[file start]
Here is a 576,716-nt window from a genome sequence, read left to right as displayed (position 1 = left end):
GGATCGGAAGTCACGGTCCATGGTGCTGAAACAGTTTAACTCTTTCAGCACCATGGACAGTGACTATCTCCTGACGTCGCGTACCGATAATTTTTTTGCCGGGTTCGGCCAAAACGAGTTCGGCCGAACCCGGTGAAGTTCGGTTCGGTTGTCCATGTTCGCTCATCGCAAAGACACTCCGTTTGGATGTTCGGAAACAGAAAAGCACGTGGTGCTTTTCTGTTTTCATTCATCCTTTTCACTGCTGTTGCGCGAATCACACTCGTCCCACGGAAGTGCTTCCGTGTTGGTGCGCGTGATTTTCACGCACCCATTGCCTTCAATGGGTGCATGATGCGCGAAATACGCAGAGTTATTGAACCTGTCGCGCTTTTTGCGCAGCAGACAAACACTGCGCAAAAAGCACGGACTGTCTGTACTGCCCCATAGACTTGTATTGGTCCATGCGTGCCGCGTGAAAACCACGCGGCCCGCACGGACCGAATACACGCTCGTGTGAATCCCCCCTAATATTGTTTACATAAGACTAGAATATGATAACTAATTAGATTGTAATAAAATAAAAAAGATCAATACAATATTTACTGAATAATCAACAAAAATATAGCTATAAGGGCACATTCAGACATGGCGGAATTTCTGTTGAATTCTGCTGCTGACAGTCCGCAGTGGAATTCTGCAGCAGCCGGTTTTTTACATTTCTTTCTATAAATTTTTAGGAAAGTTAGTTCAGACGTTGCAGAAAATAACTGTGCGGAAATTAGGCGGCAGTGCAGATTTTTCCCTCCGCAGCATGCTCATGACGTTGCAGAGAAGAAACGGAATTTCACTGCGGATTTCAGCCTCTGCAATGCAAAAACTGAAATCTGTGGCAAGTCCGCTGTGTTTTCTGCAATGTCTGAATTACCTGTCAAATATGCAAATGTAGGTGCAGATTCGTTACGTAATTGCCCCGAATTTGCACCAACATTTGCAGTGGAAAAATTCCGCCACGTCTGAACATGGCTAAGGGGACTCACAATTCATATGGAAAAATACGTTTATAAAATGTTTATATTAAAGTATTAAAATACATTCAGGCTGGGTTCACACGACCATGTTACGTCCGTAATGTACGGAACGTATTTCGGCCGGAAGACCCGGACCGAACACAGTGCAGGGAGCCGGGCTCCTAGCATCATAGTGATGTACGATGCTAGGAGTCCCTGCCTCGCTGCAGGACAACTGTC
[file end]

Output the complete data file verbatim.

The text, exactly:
Here is a 576,716-nt window from a genome sequence, read left to right as displayed (position 1 = left end):
GGATCGGAAGTCACGGTCCATGGTGCTGAAACAGTTTAACTCTTTCAGCACCATGGACAGTGACTATCTCCTGACGTCGCGTACCGATAATTTTTTTGCCGGGTTCGGCCAAAACGAGTTCGGCCGAACCCGGTGAAGTTCGGTTCGGTTGTCCATGTTCGCTCATCGCAAAGACACTCCGTTTGGATGTTCGGAAACAGAAAAGCACGTGGTGCTTTTCTGTTTTCATTCATCCTTTTCACTGCTGTTGCGCGAATCACACTCGTCCCACGGAAGTGCTTCCGTGTTGGTGCGCGTGATTTTCACGCACCCATTGCCTTCAATGGGTGCATGATGCGCGAAATACGCAGAGTTATTGAACCTGTCGCGCTTTTTGCGCAGCAGACAAACACTGCGCAAAAAGCACGGACTGTCTGTACTGCCCCATAGACTTGTATTGGTCCATGCGTGCCGCGTGAAAACCACGCGGCCCGCACGGACCGAATACACGCTCGTGTGAATCCCCCCTAATATTGTTTACATAAGACTAGAATATGATAACTAATTAGATTGTAATAAAATAAAAAAGATCAATACAATATTTACTGAATAATCAACAAAAATATAGCTATAAGGGCACATTCAGACATGGCGGAATTTCTGTTGAATTCTGCTGCTGACAGTCCGCAGTGGAATTCTGCAGCAGCCGGTTTTTTACATTTCTTTCTATAAATTTTTAGGAAAGTTAGTTCAGACGTTGCAGAAAATAACTGTGCGGAAATTAGGCGGCAGTGCAGATTTTTCCCTCCGCAGCATGCTCATGACGTTGCAGAGAAGAAACGGAATTTCACTGCGGATTTCAGCCTCTGCAATGCAAAAACTGAAATCTGTGGCAAGTCCGCTGTGTTTTCTGCAATGTCTGAATTACCTGTCAAATATGCAAATGTAGGTGCAGATTCGTTACGTAATTGCCCCGAATTTGCACCAACATTTGCAGTGGAAAAATTCCGCCACGTCTGAACATGGCTAAGGGGACTCACAATTCATATGGAAAAATACGTTTATAAAATGTTTATATTAAAGTATTAAAATACATTCAGGCTGGGTTCACACGACCATGTTACGTCCGTAATGTACGGAACGTATTTCGGCCGGAAGACCCGGACCGAACACAGTGCAGGGAGCCGGGCTCCTAGCATCATAGTGATGTACGATGCTAGGAGTCCCTGCCTCGCTGCAGGACAACTGTC